Sir Isaac Newton led an active life until his old age when age-related afflictions became a barrier. As he experienced inconsistencies due to weakness in the bladder, he was forced to limit his movements and follow dietary restrictions.

He became ill with gout in 1725 and suffered haemorrhoids the next year. In the months prior to his death, Newton was ill and bedridden. He lost consciousness on 19 March 1727 due to pain from his bladder stone and never regained consciousness. Newton passed away on 31 March 1727 at the age of 84. He was buried in London’s Westminster Abbey on April 4, to rest among the kings and queens, dukes and earls of England.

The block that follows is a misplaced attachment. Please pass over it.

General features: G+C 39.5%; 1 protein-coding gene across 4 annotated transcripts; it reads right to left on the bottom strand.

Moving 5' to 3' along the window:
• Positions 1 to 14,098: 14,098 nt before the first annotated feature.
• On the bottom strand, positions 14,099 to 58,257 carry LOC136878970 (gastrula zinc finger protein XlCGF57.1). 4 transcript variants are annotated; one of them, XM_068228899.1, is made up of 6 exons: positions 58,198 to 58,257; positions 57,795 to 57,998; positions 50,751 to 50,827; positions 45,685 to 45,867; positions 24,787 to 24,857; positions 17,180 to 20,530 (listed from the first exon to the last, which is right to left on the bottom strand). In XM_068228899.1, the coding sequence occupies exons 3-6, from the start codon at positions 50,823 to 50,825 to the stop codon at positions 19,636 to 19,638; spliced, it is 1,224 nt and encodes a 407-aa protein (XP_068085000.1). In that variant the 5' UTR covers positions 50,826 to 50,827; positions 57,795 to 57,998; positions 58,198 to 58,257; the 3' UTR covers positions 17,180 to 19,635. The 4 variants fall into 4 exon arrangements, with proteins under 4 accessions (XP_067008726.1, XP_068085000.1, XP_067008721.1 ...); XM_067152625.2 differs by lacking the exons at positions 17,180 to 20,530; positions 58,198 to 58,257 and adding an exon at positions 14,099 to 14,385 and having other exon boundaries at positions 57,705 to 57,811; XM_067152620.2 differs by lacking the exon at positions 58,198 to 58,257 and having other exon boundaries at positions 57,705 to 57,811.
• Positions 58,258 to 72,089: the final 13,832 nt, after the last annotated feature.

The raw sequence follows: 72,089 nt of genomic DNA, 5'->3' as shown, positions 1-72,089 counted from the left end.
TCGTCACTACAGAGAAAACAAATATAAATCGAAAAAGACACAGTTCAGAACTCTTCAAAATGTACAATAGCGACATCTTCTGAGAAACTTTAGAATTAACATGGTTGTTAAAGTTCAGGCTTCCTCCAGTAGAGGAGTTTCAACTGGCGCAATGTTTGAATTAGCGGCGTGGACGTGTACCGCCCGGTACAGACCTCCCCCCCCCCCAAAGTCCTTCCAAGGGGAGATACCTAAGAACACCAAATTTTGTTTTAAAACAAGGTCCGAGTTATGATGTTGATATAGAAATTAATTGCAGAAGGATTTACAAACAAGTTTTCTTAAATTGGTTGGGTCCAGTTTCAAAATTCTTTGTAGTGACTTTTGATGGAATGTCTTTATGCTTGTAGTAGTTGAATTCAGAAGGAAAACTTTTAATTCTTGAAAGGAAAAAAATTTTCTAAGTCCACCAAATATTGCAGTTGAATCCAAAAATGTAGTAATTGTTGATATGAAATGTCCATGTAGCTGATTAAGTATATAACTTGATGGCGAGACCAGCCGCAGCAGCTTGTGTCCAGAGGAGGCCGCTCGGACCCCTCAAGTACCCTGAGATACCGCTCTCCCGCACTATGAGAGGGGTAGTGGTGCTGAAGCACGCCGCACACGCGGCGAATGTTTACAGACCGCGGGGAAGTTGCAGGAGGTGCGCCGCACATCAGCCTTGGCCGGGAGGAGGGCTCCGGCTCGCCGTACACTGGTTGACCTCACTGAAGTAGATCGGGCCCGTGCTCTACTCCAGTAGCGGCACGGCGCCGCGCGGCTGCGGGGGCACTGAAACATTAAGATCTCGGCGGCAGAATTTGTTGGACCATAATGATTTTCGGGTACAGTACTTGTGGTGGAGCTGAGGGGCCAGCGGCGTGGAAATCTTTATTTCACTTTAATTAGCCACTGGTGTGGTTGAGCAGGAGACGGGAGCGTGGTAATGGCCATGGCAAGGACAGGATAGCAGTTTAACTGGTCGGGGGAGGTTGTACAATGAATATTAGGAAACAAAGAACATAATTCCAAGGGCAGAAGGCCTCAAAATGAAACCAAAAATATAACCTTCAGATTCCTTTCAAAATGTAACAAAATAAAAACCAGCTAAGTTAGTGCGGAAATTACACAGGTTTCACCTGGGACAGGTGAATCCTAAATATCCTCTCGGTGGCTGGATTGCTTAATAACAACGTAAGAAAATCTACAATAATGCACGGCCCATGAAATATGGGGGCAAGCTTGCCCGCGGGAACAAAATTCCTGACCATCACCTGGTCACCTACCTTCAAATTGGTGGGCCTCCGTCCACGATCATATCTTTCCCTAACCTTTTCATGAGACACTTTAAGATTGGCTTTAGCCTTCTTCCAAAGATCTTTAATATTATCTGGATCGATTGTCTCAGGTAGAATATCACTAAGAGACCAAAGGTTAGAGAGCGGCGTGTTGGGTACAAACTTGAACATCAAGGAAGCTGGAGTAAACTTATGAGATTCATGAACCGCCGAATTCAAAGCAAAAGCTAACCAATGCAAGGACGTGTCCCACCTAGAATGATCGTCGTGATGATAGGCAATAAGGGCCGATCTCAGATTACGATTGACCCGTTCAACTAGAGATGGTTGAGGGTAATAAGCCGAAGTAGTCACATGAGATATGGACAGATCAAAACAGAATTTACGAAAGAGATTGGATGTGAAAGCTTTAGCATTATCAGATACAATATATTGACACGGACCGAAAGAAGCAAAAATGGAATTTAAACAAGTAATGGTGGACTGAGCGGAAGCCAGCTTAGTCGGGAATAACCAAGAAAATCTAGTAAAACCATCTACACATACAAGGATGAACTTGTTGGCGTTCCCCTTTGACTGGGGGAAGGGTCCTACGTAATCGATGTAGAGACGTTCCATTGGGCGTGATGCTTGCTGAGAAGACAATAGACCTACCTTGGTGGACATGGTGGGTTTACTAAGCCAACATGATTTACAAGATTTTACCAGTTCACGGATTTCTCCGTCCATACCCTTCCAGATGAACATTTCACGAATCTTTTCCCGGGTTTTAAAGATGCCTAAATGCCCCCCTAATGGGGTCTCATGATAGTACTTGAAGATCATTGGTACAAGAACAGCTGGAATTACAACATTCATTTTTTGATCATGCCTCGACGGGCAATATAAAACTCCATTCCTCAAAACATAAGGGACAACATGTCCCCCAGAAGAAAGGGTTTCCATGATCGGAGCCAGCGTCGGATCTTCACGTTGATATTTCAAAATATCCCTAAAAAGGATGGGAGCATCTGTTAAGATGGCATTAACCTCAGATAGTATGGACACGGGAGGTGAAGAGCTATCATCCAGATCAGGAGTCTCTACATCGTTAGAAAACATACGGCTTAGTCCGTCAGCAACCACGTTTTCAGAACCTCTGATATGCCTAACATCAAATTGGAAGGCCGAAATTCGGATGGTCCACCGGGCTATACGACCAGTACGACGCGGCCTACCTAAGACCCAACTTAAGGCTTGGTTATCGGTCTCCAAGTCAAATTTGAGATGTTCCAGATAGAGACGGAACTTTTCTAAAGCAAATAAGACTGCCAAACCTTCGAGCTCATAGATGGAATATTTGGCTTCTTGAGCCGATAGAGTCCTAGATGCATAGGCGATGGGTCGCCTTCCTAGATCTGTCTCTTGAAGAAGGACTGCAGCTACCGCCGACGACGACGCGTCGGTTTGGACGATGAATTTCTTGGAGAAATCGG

Isaac Newton’s pallbearers included two dukes, three earls and the Lord Chancellor. Voltaire described Newton’s funeral as the funeral of a king who had done well by his subjects.

In the last years of his life, Newton’s circle of friends included Prince George (later George II) and his wife Caroline, whom he visited regularly. He was successful, famous and wealthy by the time he died. Newton is said to have helped his extended family generously and was a charitable person. As he had never married, his estate went to the descendants of his stepfather, Barnabas Smith.

His papers were given to his half-niece Catherine Barton and her husband John Conduitt.

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